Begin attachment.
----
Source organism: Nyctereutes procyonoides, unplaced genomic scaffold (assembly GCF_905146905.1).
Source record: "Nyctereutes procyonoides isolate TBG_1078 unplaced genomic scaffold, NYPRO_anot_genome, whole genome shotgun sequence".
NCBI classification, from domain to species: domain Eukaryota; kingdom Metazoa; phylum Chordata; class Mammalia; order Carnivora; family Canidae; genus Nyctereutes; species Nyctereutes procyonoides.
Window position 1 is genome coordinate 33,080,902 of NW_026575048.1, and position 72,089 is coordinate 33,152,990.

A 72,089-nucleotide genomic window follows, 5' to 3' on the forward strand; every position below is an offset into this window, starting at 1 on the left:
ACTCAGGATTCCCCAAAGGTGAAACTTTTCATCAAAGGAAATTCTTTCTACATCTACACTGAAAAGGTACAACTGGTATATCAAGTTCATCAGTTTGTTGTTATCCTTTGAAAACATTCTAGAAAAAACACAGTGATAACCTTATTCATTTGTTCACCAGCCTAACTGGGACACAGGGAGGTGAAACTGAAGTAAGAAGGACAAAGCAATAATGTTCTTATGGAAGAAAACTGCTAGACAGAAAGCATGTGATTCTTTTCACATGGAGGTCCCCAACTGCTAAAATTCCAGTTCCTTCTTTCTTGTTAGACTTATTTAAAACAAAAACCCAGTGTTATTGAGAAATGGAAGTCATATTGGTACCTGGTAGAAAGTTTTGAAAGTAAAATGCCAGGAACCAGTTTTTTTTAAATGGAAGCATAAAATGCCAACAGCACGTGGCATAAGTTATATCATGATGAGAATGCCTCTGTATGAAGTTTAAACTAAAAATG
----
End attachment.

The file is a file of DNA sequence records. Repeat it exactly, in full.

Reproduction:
Source organism: Nyctereutes procyonoides, unplaced genomic scaffold (assembly GCF_905146905.1).
Source record: "Nyctereutes procyonoides isolate TBG_1078 unplaced genomic scaffold, NYPRO_anot_genome, whole genome shotgun sequence".
NCBI classification, from domain to species: domain Eukaryota; kingdom Metazoa; phylum Chordata; class Mammalia; order Carnivora; family Canidae; genus Nyctereutes; species Nyctereutes procyonoides.
Window position 1 is genome coordinate 33,080,902 of NW_026575048.1, and position 72,089 is coordinate 33,152,990.

A 72,089-nucleotide genomic window follows, 5' to 3' on the forward strand; every position below is an offset into this window, starting at 1 on the left:
ACTCAGGATTCCCCAAAGGTGAAACTTTTCATCAAAGGAAATTCTTTCTACATCTACACTGAAAAGGTACAACTGGTATATCAAGTTCATCAGTTTGTTGTTATCCTTTGAAAACATTCTAGAAAAAACACAGTGATAACCTTATTCATTTGTTCACCAGCCTAACTGGGACACAGGGAGGTGAAACTGAAGTAAGAAGGACAAAGCAATAATGTTCTTATGGAAGAAAACTGCTAGACAGAAAGCATGTGATTCTTTTCACATGGAGGTCCCCAACTGCTAAAATTCCAGTTCCTTCTTTCTTGTTAGACTTATTTAAAACAAAAACCCAGTGTTATTGAGAAATGGAAGTCATATTGGTACCTGGTAGAAAGTTTTGAAAGTAAAATGCCAGGAACCAGTTTTTTTTAAATGGAAGCATAAAATGCCAACAGCACGTGGCATAAGTTATATCATGATGAGAATGCCTCTGTATGAAGTTTAAACTAAAAATG